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Monday, February 20, 2017

GPS-on cows to track and stop theft.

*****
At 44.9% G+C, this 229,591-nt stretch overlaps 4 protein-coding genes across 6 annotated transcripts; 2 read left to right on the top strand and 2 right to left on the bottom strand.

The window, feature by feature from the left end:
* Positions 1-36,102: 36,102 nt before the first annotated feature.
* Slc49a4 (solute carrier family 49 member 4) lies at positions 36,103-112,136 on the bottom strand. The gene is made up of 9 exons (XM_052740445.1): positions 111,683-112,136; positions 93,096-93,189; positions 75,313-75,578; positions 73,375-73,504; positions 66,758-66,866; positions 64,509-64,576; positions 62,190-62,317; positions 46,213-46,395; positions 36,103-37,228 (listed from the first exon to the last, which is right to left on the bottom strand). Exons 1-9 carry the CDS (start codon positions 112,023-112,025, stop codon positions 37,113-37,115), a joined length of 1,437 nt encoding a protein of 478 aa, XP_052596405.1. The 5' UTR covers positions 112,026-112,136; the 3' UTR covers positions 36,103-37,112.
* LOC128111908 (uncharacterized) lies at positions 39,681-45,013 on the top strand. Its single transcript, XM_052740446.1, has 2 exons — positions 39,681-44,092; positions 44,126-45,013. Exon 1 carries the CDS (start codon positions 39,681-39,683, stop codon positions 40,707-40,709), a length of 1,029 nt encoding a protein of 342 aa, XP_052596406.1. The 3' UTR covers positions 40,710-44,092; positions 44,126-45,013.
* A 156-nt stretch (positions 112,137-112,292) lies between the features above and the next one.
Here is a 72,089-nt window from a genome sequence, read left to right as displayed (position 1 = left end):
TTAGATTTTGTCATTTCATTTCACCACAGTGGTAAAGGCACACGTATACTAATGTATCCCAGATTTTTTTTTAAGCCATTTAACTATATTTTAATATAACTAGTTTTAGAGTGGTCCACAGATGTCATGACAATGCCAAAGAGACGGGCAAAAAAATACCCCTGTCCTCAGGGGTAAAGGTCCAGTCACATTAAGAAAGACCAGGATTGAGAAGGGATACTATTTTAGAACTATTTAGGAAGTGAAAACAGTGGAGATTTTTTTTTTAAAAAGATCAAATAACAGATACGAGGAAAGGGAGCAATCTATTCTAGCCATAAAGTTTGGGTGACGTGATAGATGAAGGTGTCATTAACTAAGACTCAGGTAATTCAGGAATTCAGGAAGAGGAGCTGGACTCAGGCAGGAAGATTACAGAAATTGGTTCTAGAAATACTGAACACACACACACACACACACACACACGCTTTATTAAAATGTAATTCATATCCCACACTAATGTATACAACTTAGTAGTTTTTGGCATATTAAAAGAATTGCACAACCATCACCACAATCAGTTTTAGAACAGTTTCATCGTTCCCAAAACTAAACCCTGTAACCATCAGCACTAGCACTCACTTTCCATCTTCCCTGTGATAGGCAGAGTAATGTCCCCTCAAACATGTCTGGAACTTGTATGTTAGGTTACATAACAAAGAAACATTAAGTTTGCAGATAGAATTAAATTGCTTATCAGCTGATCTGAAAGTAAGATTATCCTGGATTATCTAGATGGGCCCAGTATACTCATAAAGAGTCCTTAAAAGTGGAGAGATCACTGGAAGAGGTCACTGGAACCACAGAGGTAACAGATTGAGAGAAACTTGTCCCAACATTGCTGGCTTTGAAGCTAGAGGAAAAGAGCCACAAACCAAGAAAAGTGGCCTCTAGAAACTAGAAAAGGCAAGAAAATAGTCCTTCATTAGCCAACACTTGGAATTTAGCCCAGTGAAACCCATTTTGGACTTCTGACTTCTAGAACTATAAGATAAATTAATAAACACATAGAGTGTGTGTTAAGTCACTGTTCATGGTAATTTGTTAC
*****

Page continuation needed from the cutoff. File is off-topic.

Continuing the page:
It is a crime evoking bushrangers and cattle duffers of old, but stock theft has become a modern crime and researchers are hoping to find a technological solution. A team from Central Queensland University (CQU) in Rockhampton believes a motion-sensing GPS device may hold the clue.The device detects mustering activity and sends a message to a grazier's phone. Researchers hope it might hold the answer to reducing livestock theft which, according to the 2001/2002 National Farm Crime Survey, affected 6 per cent of farms at an estimated annual cost of $16 million. Project leader Associate Professor Mark Trotter said preliminary trials had been promising."The core technology already exists so things like GPS tracking and motion-sensing tracking [are] a little bit like a fitbit that you see people wearing," Dr Trotter said. continue